This is a really common feeling to have. While I’ve been writing, I’ve heard from many people who have gone through introductory Rails books and videos, have learned the different parts of Rails, but can’t get beyond the tutorial Rails apps.
But maybe you’ve seen the “what” of Rails, but don’t understand the “why” and the “how.” Maybe you were about to give up on Rails because you just can’t put the pieces together. If you feel like running away when you stare at your newly-generated Rails app, this book is written for you.
Practicing Rails is a companion to the rest of your Rails learning. A way to become a great Rails developer, without giving up, and without getting overwhelmed.
What will you learn?
Right after you purchase Practicing Rails, you’ll get all the information you need to change from a tutorial-follower to an app-builder. Here’s what’s covered in this 180 page ebook:
1. The best way to study new Rails ideas
How to create your own Rails playground • Three tricks for experimenting with Rails features quickly • How you can use Rails to learn Rails (get this chapter for free!)
2. How do you build your own Rails app?
Beating the terrifying emptiness of a new app • How to design and build new features, without getting stuck • A way to use your apps to tell you what to study next
3. How to test your code efficiently and effectively
What should you test, and what can you skip? • How testing can help you build your next feature • A template for your tests to help you get started • How to improve your tests with a few refactoring techniques • The best way to learn TDD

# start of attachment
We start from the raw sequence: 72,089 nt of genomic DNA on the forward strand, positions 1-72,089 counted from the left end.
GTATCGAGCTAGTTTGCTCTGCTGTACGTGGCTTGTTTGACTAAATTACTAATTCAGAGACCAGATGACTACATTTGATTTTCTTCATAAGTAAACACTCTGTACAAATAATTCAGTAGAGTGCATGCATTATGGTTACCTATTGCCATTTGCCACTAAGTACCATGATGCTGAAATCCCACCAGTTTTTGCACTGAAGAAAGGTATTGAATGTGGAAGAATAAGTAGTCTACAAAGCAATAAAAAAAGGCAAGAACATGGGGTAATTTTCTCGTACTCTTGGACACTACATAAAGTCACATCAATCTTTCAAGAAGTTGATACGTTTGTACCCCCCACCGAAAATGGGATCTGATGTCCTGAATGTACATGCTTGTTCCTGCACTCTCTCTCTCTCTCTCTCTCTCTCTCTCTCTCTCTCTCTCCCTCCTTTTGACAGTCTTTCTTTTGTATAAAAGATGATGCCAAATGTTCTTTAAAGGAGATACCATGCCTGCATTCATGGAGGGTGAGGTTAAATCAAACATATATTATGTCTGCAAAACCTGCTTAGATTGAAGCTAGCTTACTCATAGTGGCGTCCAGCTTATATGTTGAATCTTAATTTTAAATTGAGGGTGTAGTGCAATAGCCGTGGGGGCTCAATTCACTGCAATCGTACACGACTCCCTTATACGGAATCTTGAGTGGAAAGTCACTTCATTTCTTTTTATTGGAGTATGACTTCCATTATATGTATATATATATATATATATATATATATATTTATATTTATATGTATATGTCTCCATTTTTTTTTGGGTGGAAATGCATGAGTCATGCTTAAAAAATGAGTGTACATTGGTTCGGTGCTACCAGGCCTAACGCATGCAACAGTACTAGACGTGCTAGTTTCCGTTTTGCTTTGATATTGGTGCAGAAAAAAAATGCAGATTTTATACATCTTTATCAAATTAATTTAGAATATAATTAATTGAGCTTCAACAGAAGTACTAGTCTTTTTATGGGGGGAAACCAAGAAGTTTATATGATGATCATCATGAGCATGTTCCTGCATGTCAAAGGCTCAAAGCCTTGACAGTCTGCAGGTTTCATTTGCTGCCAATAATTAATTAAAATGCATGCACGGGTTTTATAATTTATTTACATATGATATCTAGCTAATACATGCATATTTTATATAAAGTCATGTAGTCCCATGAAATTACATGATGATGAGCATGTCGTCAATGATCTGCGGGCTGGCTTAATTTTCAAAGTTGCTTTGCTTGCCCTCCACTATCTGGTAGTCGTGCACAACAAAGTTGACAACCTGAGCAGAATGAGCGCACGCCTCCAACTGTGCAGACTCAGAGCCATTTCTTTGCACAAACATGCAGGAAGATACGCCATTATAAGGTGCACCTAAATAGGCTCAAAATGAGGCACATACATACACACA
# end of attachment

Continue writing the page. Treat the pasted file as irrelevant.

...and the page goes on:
4. Your “learning Rails” roadmap
5. What to do when your app stops working
How do you read exceptions? • Three approaches to easily debugging your own code • How to get help from Google, StackOverflow, GitHub, and IRC • The most common Ruby and Rails errors, and how to fix them
6. Keeping up with the Rails community
What new stuff should you keep track of? • How to get the best Rails news to come to you • Figuring out which tools and techniques will help your app, and which will hurt it • Staying up to date with your gems and libraries
7. Where learning Rails fits into your nonexistent free time
How to build the most Rails skill out of your limited free time • Doing the work when you’re not feeling motivated • Simple ways to turn learning Rails into a habit you’ll actually keep
(Buying Practicing Rails for your class or company? Click here for discounted group pricing)
“If anything would have stopped me from buying, it would have been the cost. But once I read the summary of the contents, I knew this book was something I really needed to read. I found that the book was worth the price, as it seemed like a good bridge between beginner tutorials and taking the next step in learning.